Coming of age and coming out stories have been done from different points of view. But this one decides to go back to the roots. Let’s talk about a love story – in this case a twist in a typical high school romance. Love, Simon‘s main character Simon (played with a lot of heart and soul by actor Nick Robinson) is closeted and lives the ‘normal’ life of a teenager. He is popular in school, has a great group of friends and is far from being an outcast. It’s interesting that if this film were made even a decade ago, the idea of coming out would have been so much more dramatic. Also, given the white picket fence suburban life of Simon’s family, (Josh Duhamel and Jennifer Garner play the picture-perfect parents), this is really an idealistic world presented to us. But the lack of drama doesn’t really take away from the story.
There is no dramatic moment in the film, just a collection of small, touching spurts, but connecting with Simon, like anyone who has sought to fall in love, is easy and seamless. Simon begins to live out his secret life when someone from school comes out anonymously on the school’s social networking platform. Simon immediately reaches out to them (under a pseudonym) which sets off a chain of sharing, (semi)romantic emails, and what Simon sees as a budding relationship. There is even some poetry in this as the anonymous boy at school signs off as Blue, and Simon begins to fall for Blue over the course of his emails.
Love is obviously never easy and someone from school chances upon Simon’s emails on a public computer at the library and blackmail ensues. Logan Miller, playing Martin Addison, wants in on Simon’s friend Abby (Alexandra Shipp) and wants Simon to help him woo her. All of this goes horribly wrong after a string of lies places Simon at odds with all of his friends.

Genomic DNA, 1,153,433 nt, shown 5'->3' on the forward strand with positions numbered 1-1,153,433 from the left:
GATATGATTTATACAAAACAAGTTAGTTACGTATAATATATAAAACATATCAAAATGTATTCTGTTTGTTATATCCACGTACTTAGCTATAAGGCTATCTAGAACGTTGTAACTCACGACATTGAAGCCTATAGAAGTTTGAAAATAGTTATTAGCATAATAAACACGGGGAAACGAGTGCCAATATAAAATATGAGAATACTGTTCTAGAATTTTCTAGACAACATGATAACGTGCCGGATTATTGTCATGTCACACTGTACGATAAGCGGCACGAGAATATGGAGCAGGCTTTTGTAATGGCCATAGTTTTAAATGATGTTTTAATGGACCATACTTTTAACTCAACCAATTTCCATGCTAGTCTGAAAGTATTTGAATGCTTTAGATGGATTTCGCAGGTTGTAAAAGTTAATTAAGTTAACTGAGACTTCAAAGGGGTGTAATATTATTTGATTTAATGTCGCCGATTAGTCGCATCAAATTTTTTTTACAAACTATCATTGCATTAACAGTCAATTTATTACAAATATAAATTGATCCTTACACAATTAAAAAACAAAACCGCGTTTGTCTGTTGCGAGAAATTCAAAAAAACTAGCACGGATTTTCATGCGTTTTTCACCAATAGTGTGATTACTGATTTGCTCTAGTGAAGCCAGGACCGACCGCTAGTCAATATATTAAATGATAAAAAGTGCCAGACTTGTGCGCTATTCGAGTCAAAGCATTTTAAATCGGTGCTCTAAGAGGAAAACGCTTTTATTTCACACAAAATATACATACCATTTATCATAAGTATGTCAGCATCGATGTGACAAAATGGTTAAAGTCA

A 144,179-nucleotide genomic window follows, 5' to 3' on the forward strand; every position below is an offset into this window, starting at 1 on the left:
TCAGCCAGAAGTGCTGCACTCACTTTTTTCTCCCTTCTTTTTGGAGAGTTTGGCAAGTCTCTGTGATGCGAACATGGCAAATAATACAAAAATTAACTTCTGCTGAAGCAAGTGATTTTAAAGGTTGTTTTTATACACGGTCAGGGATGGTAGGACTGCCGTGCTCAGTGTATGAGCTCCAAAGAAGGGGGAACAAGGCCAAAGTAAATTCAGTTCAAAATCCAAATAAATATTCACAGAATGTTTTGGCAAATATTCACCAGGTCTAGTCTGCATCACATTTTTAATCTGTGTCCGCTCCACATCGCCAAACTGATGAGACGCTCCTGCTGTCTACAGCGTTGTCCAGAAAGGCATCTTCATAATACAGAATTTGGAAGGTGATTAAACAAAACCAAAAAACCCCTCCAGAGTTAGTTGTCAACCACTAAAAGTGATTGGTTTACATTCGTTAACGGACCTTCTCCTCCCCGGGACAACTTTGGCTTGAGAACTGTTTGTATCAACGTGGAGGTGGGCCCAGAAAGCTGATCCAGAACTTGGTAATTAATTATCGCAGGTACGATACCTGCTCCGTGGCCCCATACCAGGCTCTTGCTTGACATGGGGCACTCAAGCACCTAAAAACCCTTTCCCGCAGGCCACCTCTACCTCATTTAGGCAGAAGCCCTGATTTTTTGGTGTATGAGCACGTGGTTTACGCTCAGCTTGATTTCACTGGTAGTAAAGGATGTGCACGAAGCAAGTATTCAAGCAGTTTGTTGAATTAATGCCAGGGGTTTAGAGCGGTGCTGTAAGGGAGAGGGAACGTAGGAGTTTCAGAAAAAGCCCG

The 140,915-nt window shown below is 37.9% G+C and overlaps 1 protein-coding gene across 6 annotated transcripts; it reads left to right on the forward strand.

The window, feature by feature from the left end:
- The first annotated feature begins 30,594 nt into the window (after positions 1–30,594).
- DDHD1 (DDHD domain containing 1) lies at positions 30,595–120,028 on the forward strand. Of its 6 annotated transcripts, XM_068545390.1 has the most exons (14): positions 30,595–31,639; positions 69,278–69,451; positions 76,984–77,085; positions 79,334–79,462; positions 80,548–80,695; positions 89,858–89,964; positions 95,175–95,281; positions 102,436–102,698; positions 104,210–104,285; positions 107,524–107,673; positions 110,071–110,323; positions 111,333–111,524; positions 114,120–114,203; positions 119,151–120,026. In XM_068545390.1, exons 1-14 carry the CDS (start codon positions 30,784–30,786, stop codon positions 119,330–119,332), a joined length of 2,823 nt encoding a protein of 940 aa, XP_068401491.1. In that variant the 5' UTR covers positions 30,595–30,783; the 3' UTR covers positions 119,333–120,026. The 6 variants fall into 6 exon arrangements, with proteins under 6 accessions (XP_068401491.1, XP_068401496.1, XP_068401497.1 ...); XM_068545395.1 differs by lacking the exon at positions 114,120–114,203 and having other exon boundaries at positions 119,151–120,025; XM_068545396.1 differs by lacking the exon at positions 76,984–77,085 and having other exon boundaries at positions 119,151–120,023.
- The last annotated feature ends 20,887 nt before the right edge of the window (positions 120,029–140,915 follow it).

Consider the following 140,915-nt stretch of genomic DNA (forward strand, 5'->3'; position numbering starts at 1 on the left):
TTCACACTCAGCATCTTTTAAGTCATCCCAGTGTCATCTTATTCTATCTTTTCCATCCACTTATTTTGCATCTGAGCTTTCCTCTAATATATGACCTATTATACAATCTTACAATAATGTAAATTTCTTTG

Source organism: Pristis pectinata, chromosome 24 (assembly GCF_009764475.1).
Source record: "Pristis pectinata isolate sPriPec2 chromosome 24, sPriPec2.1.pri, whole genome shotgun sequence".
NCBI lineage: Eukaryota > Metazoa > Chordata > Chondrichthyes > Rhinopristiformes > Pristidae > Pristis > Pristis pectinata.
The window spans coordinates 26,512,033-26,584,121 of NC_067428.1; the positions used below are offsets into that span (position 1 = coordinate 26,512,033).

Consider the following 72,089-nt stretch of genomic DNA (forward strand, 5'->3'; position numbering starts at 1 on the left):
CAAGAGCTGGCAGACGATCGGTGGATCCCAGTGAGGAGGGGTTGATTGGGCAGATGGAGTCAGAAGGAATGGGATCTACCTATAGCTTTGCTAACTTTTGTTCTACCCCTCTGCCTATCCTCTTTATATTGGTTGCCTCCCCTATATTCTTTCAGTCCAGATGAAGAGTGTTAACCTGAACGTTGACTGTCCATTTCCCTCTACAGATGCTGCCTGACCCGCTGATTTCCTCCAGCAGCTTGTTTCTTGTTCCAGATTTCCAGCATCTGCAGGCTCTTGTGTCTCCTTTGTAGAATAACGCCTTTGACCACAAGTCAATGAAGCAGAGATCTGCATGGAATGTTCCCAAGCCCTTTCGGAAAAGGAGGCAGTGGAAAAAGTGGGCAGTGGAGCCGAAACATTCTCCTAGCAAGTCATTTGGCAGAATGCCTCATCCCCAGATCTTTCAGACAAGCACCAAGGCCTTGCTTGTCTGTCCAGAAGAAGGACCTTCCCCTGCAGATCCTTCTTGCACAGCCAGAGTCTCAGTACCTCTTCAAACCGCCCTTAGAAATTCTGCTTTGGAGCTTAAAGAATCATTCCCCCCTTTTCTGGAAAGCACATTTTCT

The strength of the film is that it doesn’t pretend to be more than it is. It is a high school romance and coming out story of a young boy looking to fall in love. While the narrative lacks nuance and texture, it has some sweet comic moments and strong performances by a string of actors Simon (Robinson), Abby (Shipp), Keiynan Lonsdale (playing Simon’s friend Bram), and Katherine Langford as Leah, who hopes for more than just a friendship with Simon.
Love, Simon takes you on a romantic ride alongside Simon, who wants to find out Blue’s real identity. There’s a little scene mid-film of his parent’s acceptance of his sexual orientation and the realization that we all wanted to fall in love when we were young (and after, of course). The film even differentiates how the two parents react differently to their son’s sexual orientation, an attempt at keeping the story authentic.
I liked the film for its spirited representation of teenage love and the trials of wanting to be in love, without it being overly dramatic, something that tends to happen with stories about adults in similar situations.
Love, Simon is now playing in cinemas.